To provide new and useful two-stroke cycle internal combustion engine apparatus;

To provide new and useful internal combustion engine apparatus utilizing linear piston rod movement;

To provide new and useful exhaust valve apparatus for an internal combustion engine;

To provide new and useful hypocycloid gear movement having linear movement of a shaft connected to a pinion gear;

To provide new and useful linear piston rod movement in a two-stroke cycle engine;

To provide new and useful operating characteristics for internal combustion engines;

To provide new and useful operating characteristics for two-stroke cycle internal combustion engines;

To provide new and useful uniflow exhaust scavenging in internal combustion engines;

To provide new and useful apparatus for increasing the utilization of heat in internal combustion engines by the transfer of heat to the intake charge without diminishing the mass of intake charge;

To provide new and useful internal combustion apparatus having a lower intake chamber having a pressurized intake flow for better exhaust scavenging;

To provide new and useful internal combustion engine apparatus having a lower intake chamber for trapping piston blow-by;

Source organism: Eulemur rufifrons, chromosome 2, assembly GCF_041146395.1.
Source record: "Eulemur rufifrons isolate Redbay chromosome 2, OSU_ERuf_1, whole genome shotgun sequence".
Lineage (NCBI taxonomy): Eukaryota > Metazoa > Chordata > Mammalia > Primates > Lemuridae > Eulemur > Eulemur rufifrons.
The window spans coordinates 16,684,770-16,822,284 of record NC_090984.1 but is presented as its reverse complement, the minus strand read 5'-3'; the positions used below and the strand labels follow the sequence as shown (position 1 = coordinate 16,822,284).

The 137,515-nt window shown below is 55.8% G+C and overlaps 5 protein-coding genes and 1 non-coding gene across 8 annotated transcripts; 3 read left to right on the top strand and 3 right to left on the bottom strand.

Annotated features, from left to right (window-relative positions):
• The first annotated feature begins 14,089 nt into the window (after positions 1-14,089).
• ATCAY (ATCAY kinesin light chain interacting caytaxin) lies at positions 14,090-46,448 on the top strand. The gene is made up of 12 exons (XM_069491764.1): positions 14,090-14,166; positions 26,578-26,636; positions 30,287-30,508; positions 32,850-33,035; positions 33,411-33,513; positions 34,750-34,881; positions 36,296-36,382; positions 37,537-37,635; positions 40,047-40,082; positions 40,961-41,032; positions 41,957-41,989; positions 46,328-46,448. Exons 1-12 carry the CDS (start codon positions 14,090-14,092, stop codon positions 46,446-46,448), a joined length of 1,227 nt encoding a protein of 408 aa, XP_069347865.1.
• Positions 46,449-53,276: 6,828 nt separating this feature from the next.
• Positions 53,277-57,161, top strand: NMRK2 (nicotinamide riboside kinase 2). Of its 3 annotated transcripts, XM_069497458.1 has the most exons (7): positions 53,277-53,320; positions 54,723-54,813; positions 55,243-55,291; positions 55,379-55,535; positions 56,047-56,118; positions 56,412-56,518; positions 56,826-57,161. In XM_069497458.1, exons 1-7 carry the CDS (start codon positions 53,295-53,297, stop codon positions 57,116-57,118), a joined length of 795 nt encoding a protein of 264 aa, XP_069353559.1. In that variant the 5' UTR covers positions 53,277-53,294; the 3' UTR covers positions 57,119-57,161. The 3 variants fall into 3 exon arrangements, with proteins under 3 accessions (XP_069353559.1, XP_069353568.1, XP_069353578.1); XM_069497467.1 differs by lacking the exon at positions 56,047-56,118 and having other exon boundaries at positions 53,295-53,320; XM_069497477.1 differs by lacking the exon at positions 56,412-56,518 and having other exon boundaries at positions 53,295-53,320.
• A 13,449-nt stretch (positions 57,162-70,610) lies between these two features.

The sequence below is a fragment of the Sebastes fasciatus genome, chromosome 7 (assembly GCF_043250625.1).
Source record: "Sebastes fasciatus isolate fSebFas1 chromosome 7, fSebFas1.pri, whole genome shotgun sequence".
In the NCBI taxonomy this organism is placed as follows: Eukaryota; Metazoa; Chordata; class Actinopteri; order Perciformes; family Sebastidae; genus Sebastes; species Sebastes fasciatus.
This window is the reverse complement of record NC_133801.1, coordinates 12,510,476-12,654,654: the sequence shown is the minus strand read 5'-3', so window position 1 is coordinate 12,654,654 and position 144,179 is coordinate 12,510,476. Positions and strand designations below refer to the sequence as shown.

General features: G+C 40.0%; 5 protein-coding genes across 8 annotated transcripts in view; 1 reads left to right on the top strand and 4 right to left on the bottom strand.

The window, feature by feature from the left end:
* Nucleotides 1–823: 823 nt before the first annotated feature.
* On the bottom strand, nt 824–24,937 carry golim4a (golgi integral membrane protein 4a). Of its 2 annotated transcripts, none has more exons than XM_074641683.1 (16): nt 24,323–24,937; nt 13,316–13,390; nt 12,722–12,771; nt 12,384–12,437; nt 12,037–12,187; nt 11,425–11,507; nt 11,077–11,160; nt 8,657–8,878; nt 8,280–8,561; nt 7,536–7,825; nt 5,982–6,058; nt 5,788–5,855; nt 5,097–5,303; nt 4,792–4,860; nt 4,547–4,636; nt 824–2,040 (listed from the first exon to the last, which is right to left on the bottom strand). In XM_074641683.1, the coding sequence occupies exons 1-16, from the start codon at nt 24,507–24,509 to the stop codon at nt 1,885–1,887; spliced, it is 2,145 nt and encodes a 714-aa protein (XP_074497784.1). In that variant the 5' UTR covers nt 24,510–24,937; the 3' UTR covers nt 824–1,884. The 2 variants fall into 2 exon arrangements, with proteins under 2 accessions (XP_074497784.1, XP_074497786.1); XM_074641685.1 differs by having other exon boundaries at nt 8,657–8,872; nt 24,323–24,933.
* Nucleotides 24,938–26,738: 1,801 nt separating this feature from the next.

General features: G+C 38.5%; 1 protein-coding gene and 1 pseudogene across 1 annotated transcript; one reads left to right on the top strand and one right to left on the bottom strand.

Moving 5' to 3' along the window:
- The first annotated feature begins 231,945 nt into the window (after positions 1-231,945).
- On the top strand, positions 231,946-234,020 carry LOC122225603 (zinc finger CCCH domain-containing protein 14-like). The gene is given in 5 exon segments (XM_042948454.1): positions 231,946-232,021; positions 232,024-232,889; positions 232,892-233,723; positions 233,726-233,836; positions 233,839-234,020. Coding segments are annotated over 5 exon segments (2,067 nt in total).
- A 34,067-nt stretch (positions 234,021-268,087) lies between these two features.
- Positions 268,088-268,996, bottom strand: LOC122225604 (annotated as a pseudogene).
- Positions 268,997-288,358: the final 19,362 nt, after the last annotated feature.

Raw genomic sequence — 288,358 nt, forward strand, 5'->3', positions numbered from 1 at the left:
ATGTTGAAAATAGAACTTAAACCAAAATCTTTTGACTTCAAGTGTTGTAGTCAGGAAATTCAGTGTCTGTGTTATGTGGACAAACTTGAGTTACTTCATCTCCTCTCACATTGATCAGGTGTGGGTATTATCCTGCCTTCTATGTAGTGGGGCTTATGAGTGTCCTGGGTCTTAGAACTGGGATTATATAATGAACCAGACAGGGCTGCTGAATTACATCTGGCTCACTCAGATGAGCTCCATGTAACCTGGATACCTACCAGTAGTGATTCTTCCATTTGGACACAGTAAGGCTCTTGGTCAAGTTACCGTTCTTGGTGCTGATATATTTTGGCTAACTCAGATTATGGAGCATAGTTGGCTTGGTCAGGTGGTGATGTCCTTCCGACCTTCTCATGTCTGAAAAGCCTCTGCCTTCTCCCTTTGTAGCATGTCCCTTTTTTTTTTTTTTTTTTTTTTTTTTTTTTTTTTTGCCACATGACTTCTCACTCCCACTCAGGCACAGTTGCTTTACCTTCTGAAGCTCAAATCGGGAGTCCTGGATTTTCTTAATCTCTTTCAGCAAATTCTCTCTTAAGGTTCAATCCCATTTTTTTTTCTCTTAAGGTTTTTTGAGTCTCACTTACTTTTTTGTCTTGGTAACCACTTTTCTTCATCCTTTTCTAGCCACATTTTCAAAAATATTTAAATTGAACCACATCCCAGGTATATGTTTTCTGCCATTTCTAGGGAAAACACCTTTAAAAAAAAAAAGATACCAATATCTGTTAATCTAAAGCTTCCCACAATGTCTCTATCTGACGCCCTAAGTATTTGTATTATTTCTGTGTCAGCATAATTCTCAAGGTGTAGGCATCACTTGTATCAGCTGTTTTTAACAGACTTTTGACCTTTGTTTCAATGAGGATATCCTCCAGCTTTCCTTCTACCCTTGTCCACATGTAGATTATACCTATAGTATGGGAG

To provide new and useful internal combustion engine having a lower intake chamber sealed to prevent gearcase contamination from piston blow-by;

To provide new and useful exhaust valve apparatus for an internal combustion engine;

To provide new and useful internal combustion engine apparatus in which the gearcase is insulated by the lower cylinder intake air from upper cylinder combustion heat;

To provide new and useful hypocycloid gear apparatus in which the linear transmission of forces results in fewer stresses for high compression operation;

To provide new and useful external combustion chamber apparatus; and

To provide new and useful combustion chamber apparatus external to an operating cylinder in which combustion pressure is converted to mechanical power.

BRIEF DESCRIPTION OF THE DRAWING

FIG. 1A is a view in partial section of the apparatus of the present invention.

FIG. 1B is a view in partial section taken generally along line 1B--1B of FIG. 1A.

FIG. 2 is a view in partial section taken generally along line 2--2 of FIG. 1.

FIG. 3 is an exploded perspective view of a portion of the operating mechanism of the present invention.

FIGS. 4A, 4B, 4C, 4D, and 4E are simplified schematic representations of the sequential operating mechanism positions for the apparatus of the present invention.

FIG. 5 is a view in partial section of an alternate embodiment of the apparatus of the present invention showing opposed cylinder arrangement.